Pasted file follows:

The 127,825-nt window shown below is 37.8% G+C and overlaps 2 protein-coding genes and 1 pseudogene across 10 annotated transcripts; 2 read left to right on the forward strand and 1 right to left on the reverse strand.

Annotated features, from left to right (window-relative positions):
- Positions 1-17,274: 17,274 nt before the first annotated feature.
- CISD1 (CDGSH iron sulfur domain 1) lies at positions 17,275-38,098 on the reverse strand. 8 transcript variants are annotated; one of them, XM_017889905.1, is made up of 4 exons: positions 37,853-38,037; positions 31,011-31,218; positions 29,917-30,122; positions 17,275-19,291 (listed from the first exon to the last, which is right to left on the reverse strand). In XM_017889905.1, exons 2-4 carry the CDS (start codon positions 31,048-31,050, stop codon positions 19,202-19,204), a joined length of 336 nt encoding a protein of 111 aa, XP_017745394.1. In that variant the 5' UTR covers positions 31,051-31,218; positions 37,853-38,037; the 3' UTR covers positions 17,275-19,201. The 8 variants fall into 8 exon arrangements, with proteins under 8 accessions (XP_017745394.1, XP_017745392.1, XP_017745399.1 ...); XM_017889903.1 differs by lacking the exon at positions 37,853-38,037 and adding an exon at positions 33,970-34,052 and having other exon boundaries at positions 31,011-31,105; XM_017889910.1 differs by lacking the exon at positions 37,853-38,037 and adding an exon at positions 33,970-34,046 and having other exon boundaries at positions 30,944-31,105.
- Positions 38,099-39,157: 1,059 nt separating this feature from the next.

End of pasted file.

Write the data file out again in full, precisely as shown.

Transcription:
The 127,825-nt window shown below is 37.8% G+C and overlaps 2 protein-coding genes and 1 pseudogene across 10 annotated transcripts; 2 read left to right on the forward strand and 1 right to left on the reverse strand.

Annotated features, from left to right (window-relative positions):
- Positions 1-17,274: 17,274 nt before the first annotated feature.
- CISD1 (CDGSH iron sulfur domain 1) lies at positions 17,275-38,098 on the reverse strand. 8 transcript variants are annotated; one of them, XM_017889905.1, is made up of 4 exons: positions 37,853-38,037; positions 31,011-31,218; positions 29,917-30,122; positions 17,275-19,291 (listed from the first exon to the last, which is right to left on the reverse strand). In XM_017889905.1, exons 2-4 carry the CDS (start codon positions 31,048-31,050, stop codon positions 19,202-19,204), a joined length of 336 nt encoding a protein of 111 aa, XP_017745394.1. In that variant the 5' UTR covers positions 31,051-31,218; positions 37,853-38,037; the 3' UTR covers positions 17,275-19,201. The 8 variants fall into 8 exon arrangements, with proteins under 8 accessions (XP_017745394.1, XP_017745392.1, XP_017745399.1 ...); XM_017889903.1 differs by lacking the exon at positions 37,853-38,037 and adding an exon at positions 33,970-34,052 and having other exon boundaries at positions 31,011-31,105; XM_017889910.1 differs by lacking the exon at positions 37,853-38,037 and adding an exon at positions 33,970-34,046 and having other exon boundaries at positions 30,944-31,105.
- Positions 38,099-39,157: 1,059 nt separating this feature from the next.